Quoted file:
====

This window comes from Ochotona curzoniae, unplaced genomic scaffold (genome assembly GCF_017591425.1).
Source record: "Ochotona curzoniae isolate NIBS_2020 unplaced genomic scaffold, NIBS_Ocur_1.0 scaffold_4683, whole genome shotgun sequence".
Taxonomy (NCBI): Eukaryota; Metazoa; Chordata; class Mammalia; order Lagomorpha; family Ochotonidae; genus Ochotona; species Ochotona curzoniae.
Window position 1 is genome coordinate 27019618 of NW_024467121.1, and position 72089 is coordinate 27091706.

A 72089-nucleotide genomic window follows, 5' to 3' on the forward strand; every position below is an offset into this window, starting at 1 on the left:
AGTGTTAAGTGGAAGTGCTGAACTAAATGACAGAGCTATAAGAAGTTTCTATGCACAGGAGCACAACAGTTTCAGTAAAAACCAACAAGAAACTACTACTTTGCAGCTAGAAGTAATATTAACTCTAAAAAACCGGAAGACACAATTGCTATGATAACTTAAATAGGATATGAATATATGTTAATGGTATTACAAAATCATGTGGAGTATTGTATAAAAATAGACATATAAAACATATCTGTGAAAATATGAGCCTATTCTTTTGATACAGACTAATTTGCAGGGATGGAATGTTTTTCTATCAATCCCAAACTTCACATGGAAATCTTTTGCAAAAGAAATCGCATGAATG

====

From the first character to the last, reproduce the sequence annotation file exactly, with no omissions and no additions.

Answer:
This window comes from Ochotona curzoniae, unplaced genomic scaffold (genome assembly GCF_017591425.1).
Source record: "Ochotona curzoniae isolate NIBS_2020 unplaced genomic scaffold, NIBS_Ocur_1.0 scaffold_4683, whole genome shotgun sequence".
Taxonomy (NCBI): Eukaryota; Metazoa; Chordata; class Mammalia; order Lagomorpha; family Ochotonidae; genus Ochotona; species Ochotona curzoniae.
Window position 1 is genome coordinate 27019618 of NW_024467121.1, and position 72089 is coordinate 27091706.

A 72089-nucleotide genomic window follows, 5' to 3' on the forward strand; every position below is an offset into this window, starting at 1 on the left:
AGTGTTAAGTGGAAGTGCTGAACTAAATGACAGAGCTATAAGAAGTTTCTATGCACAGGAGCACAACAGTTTCAGTAAAAACCAACAAGAAACTACTACTTTGCAGCTAGAAGTAATATTAACTCTAAAAAACCGGAAGACACAATTGCTATGATAACTTAAATAGGATATGAATATATGTTAATGGTATTACAAAATCATGTGGAGTATTGTATAAAAATAGACATATAAAACATATCTGTGAAAATATGAGCCTATTCTTTTGATACAGACTAATTTGCAGGGATGGAATGTTTTTCTATCAATCCCAAACTTCACATGGAAATCTTTTGCAAAAGAAATCGCATGAATG